All my code now uses Template's where appropriate. All thanks to the Monastery. Yes, it was quite a learning curve but has enabled me to refactor an entire website and incorporate AB Testing right into the core. We just create test templates rather than having to duplicate all the code. So much easier to create, test and maintain. Certainly worth the learning curve.

    My blind uncle now has automated curtains thanks to Controlling USB on Raspberry Pi which quite possibly would never have been successfully completed without the help of fellow Monks.

    Plus, I have published a module on CPAN - Business::Stripe::WebCheckout
    Something else that almost certainly would not have happened without the help and encouragement of so many Monks

    Thanks for making the last 6 months sch a great period of learning....
    Here's to plenty more time. Hopefully, over time I will be able to pass something on to new Monks.

GD colorAllocate not changing colour in Seekers of Perl Wisdom
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by Bod
on May 15, 2021 at 17:18

    Whilst refactoring some code, I'm trying to solve a long time minor bug.

    The code takes an image which is $file{'image', 'file'}. It creates a blank background image of 600x450 pixels then places the original image on top. If the aspect ratio of the original image is too tall it gets cropped, if it is too wide then the width is maintained so the background forms a band top and bottom. The background is set to white but it nearly always comes out as black and occasionally dark green.

    my $white; # Create background my $image = new GD::Image(600, 450); $white = $image->colorAllocate(255, 255, 255); # Resize uploaded image to 600 wide my $picture = GD::Image->new($file{'image', 'file'}); my ($srcw, $srch) = $picture->getBounds(); my $newh = ($srch * 600 / $srcw) - 1; my $resize = GD::Image->new(599, $newh - 1); $resize->copyResized($picture, 0, 0, 0, 0, 600, $newh, $srcw, $srch); # Copy onto background image offset to crop or center $image->copy($resize, 0, 0, 0, ($newh - 450) / 2, 600, 450); $white = $image->colorAllocate(255, 255, 255); open my $fh, '>' ,"$root/images/property/unit/$filename.png"; binmode $fh; print $fh $image->png; close $fh;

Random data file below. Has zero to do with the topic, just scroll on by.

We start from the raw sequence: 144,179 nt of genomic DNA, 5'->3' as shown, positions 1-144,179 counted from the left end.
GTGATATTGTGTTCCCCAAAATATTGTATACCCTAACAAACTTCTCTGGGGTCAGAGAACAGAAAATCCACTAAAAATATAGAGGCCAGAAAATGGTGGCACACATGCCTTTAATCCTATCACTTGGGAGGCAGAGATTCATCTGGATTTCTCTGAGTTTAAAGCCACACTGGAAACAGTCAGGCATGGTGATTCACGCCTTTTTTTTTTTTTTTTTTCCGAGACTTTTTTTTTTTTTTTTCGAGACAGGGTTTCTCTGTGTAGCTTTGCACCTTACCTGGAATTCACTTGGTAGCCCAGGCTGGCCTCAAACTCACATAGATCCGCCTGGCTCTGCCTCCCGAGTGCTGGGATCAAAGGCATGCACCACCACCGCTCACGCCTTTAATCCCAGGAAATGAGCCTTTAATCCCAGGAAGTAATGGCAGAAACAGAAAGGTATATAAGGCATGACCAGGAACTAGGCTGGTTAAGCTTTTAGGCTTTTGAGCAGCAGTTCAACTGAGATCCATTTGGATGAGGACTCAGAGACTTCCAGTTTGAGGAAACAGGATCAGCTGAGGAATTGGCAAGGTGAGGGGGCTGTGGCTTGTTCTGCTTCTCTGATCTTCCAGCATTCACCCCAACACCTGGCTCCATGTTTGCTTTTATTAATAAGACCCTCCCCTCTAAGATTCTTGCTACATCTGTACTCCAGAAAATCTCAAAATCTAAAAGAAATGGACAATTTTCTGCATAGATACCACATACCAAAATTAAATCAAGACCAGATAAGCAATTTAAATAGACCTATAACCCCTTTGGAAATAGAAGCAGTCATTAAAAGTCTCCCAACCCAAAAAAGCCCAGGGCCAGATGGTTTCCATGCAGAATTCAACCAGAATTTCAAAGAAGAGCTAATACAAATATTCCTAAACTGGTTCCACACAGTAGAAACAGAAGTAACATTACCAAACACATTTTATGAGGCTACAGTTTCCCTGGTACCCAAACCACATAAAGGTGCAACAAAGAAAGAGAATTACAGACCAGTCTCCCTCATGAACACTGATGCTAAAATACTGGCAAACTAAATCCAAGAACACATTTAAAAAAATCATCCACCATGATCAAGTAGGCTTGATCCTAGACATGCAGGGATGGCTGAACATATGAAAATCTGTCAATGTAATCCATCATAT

A second call to colorAllocate() has been added to check that copy() wasn't resetting the colour pallette. This makes no difference. When $white is checked it is always a positive number. 16777215 for colorAllocate(255, 255, 255) and different positive numbers for different colours.

    Any ideas what else I can check?
    The documentation for GD->colorAllocate is not very helpful.

    Or, perhaps there is a better way to solve the problem...
    To create images that are always 600px x 450px regardless of the original but without distorting them.

Designing multiple related modules in Seekers of Perl Wisdom
4 direct replies — Read more / Contribute
by Bod
on May 12, 2021 at 08:06

    Not strictly a Perl question although the solution will be implemented in Perl and the modules will probably appear on CPAN...

    I am writing three, perhaps more, related modules which will have the same basic methods. The three modules will post content to different social media sites. I want to be able to use them something like this:

    my $social; if ($network eq 'Facebook') { $social = Bod::Social::Facebook->new( ... ); } if ($network eq 'Twitter') { $social = Bod::Social::Twitter->new( ... ); } if ($network eq 'LinkedIn') { $social = Bod::Social::LinkedIn->new( ... ); } unless ($social) { # Handle invalid network; } # Post text content to whichever network has been selected without car +ing which $social->post("Some test text"); # Post text and image content my $image_handle = $social->upload("images/test.jpg"); $social->post("Test text with image", $image_handle);
    There are at least three four options of how to implement this, probably more. I am looking for some advice on which way I should choose.

    1 - Three separate module
    Simply write three modules with similar names as in the code above. Each module has methods with the same names and similar new method. All social media platforms use OAuth2 so new can be largely the same.

    2 - Three modules that all inherit from one class
    Have a Bod::Social module that defines the methods. Then have modules as in the code above that inherit from Bod::Social and implement the methods. A bit like what I understand an interface to be in Java1. I don't see any advantage in this option in Perl over option 1 but there are certainly modules on CPAN that do this. Either there is good reason or they are written by people coming from stricter OOP languages.

    3 - Have a single method and Service Providers
    Have a single module that the code uses. In the new method, specify a Service Provider that is different for each social network. Each service provider implements the platform specific calls needed for interacting with the network. LWP::Authen::OAuth2 is implemented this way and it seems to work reasonably well but, again, I don't understand the advantages and disadvantages of this approach. Like this: